Saagara's Guide to Breathing - Pranayama

Breathing

A Foundational Approach to Health

Breathing is the most constant and necessary activity we do. It is not only the fundamental act that provides us with oxygen, but the manner in which we breathe is linked with the well-being of every body system. Many of us, breathe inefficiently, taking shallow breaths using our chest muscles rather than our diaphragm.


An Introduction to Pranayama

Pranayama (प्राणायाम prāṇāyāma), is one of the eight limbs that form the structural framework of yoga. Pranayama is a combination of two words from the ancient Indo-Aryan language Sanskrit. Prāna, refers to life force or vital energy, "āyāma," refers to suspend or restrain. Often translated as control of the vital energy. In yogic terms it is interpreted as "breath control".

The goal of pranayama is to train people to prolong and regulate their breathing in simple way, thus obtaining both physiological benefits as well as clarity of thought. Pranayama is meant to train people in a method that is intuitively designed, easy to understand, and suitable for both beginners and advanced practitioners of yoga. Pranayama exercises can be approached without a lot of training or effort, thus lowering the barriers to getting you started on improving your health.

Universal Breathing by Saagara is a training tool that uses music and animated visuals that guides you to breathe slowly and deeply using your diaphragm. Slow diaphragmatic breathing has been shown to have multiple health benefits. It allows a more healthful state to be experienced and has an almost immediate relaxing effect. It has also shown to lower blood pressure and heart rate naturally, increases stamina and overall fitness.

When you practice Pranayama, you are guided through four distinct stages of breathing, which together complete one cycle.

pranayama step 1

Stage One: Inhalation

Inhale slowly, deeply and consistently, breathing in from the core using the diaphragm. In yoga terms, this stage is called Puraka.

pranayama step 2

Stage Two: Retention

Stage two involves retention of the air inhaled. In Yoga, this stage is called Kumbhaka.

pranayama step 3

Stage Three: Exhalation

Steadily and slowly, exhale the air retained after inhalation. Your muscles should return to a relaxed state. In yoga, this stage is called Rechaka.

pranayama step 4

Stage Four: Suspend

Stage four begins when lungs are empty. This is a pause, with no movement of air in or out of the lungs. Your muscles should stay relaxed in this stage before you begin the cycle again with stage one. In yoga, this stage is called Bahya Kumbhaka.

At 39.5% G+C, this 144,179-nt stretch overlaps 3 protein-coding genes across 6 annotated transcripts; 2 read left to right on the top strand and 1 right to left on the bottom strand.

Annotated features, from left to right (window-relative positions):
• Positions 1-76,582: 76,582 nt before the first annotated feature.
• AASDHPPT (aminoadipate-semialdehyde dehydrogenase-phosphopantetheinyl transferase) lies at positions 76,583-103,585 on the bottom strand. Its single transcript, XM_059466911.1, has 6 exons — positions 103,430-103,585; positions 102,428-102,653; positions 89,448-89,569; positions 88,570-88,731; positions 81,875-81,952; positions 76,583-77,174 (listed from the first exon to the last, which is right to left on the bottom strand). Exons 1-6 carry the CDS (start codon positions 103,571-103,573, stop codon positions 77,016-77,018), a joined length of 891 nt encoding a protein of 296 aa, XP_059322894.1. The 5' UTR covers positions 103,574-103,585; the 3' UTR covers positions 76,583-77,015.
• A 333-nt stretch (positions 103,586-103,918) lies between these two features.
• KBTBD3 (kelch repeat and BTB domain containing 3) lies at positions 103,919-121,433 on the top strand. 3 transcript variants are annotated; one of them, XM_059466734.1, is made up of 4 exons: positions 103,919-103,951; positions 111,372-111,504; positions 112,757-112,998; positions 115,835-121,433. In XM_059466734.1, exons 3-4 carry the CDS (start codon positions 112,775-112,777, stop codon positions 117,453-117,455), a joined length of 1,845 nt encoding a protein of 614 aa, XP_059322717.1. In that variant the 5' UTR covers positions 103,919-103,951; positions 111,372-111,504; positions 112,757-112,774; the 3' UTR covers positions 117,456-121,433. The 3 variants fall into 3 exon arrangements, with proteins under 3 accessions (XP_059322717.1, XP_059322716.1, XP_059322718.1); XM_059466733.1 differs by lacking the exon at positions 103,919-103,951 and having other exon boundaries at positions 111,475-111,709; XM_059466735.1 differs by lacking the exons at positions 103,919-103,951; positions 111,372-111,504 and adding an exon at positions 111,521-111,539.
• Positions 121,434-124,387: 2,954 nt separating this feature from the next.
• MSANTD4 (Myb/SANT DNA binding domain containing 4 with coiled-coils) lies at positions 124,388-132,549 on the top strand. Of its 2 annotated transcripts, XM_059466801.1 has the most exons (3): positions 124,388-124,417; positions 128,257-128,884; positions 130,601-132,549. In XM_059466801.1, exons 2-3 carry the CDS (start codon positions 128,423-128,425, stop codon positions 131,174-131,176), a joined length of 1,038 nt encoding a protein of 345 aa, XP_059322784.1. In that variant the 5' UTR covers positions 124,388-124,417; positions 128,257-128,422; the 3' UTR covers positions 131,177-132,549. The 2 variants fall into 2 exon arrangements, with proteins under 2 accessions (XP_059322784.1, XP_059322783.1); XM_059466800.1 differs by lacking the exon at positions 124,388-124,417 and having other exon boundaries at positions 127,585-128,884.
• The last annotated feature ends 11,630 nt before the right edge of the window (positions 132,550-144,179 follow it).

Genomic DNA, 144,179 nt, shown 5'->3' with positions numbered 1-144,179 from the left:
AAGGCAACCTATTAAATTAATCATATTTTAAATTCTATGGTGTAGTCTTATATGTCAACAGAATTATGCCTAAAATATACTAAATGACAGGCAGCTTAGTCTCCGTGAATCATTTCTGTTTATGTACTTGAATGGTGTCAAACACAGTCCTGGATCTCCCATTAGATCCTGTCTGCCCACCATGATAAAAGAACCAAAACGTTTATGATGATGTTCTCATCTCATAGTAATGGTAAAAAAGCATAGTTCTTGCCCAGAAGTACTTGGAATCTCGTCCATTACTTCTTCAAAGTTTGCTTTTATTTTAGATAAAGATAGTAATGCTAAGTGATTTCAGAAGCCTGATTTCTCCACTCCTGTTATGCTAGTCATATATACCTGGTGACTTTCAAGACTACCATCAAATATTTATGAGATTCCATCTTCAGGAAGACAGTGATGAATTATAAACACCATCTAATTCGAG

How to Breathe Properly

Breathing is our most constant and necessary activity, yet we often don’t think about it. Many of us breathe inefficiently; we breathe through our mouths, taking shallow breaths and using our chests rather than our diaphragms. However, if you train yourself to improve your breathing, you can become aware of the natural medical benefits of slow, deep breathing, which has been demonstrated to lower stress, improve circulation, and benefit your cardiovascular system.  Harvard-trained MD Dr. Andrew Weil says "If I had to limit my advice on healthier living to just one tip, it would be simply to learn how to breathe correctly."

Respiration is one of the most important functions of the body; Oxygen plays a key role in our metabolism. The rhythm and rate of breathing not only reflects one’s physical condition but will also help to create a better physical condition.

How to Do Pranayama (Yoga Breathing)

To perform Pranayama, as you inhale, first push out your abdomen, then expand your chest and as you exhale, first pull in your abdomen to help empty the base of your lungs, then allow your chest to collapse.

This is known as diaphragmatic breathing, because as you inhale your diaphragm contracts and pushes down into the abdomen. Pushing your abdominal wall out makes room for this to happen. During exhalation, "pulling in" your abdominal wall facilitates the diaphragm rising up.

Breathing and the Diaphragm

diaphragmatic breathing

With diaphragmatic breathing the amount of air entering your lungs increases significantly. This allows more oxygen to enter your bloodstream. Shallow chest breathing allows approximately 350 ml of air to enter the lungs, compared to the 4500ml that can enter the lungs when you breathe diaphragmatically. Training yourself to consistently breathe deeply while using your *diaphragm will ensure that more air enters your lungs.

Another breathing technique is a type of relaxing sigh. Sit in a chair and let out a long sigh of relief, then let air into your lungs naturally. Repeat eight to twelve times.

The right posture

correct breathing posture